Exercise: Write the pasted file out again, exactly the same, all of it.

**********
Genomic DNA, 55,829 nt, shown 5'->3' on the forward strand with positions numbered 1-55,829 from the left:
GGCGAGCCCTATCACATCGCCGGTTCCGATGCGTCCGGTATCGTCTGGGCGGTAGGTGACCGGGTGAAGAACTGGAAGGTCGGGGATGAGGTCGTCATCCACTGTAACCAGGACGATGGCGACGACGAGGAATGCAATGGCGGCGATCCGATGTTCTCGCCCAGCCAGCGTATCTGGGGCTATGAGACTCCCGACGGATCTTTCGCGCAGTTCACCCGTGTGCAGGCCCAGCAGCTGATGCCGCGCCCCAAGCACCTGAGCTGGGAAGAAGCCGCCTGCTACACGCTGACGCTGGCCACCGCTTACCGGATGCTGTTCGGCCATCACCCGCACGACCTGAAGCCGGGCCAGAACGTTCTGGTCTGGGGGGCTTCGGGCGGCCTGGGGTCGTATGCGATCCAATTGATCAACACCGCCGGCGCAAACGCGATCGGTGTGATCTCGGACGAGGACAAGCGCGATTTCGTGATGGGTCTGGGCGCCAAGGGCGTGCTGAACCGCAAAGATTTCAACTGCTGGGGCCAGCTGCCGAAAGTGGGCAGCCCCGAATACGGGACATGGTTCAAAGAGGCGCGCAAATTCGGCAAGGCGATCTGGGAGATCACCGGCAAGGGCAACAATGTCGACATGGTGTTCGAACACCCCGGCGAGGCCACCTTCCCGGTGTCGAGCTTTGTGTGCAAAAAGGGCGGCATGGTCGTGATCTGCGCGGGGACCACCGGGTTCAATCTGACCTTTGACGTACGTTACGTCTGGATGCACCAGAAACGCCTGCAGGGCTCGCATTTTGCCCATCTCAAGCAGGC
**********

Genomic DNA, 55,829 nt, shown 5'->3' on the forward strand with positions numbered 1-55,829 from the left:
GGCGAGCCCTATCACATCGCCGGTTCCGATGCGTCCGGTATCGTCTGGGCGGTAGGTGACCGGGTGAAGAACTGGAAGGTCGGGGATGAGGTCGTCATCCACTGTAACCAGGACGATGGCGACGACGAGGAATGCAATGGCGGCGATCCGATGTTCTCGCCCAGCCAGCGTATCTGGGGCTATGAGACTCCCGACGGATCTTTCGCGCAGTTCACCCGTGTGCAGGCCCAGCAGCTGATGCCGCGCCCCAAGCACCTGAGCTGGGAAGAAGCCGCCTGCTACACGCTGACGCTGGCCACCGCTTACCGGATGCTGTTCGGCCATCACCCGCACGACCTGAAGCCGGGCCAGAACGTTCTGGTCTGGGGGGCTTCGGGCGGCCTGGGGTCGTATGCGATCCAATTGATCAACACCGCCGGCGCAAACGCGATCGGTGTGATCTCGGACGAGGACAAGCGCGATTTCGTGATGGGTCTGGGCGCCAAGGGCGTGCTGAACCGCAAAGATTTCAACTGCTGGGGCCAGCTGCCGAAAGTGGGCAGCCCCGAATACGGGACATGGTTCAAAGAGGCGCGCAAATTCGGCAAGGCGATCTGGGAGATCACCGGCAAGGGCAACAATGTCGACATGGTGTTCGAACACCCCGGCGAGGCCACCTTCCCGGTGTCGAGCTTTGTGTGCAAAAAGGGCGGCATGGTCGTGATCTGCGCGGGGACCACCGGGTTCAATCTGACCTTTGACGTACGTTACGTCTGGATGCACCAGAAACGCCTGCAGGGCTCGCATTTTGCCCATCTCAAGCAGGC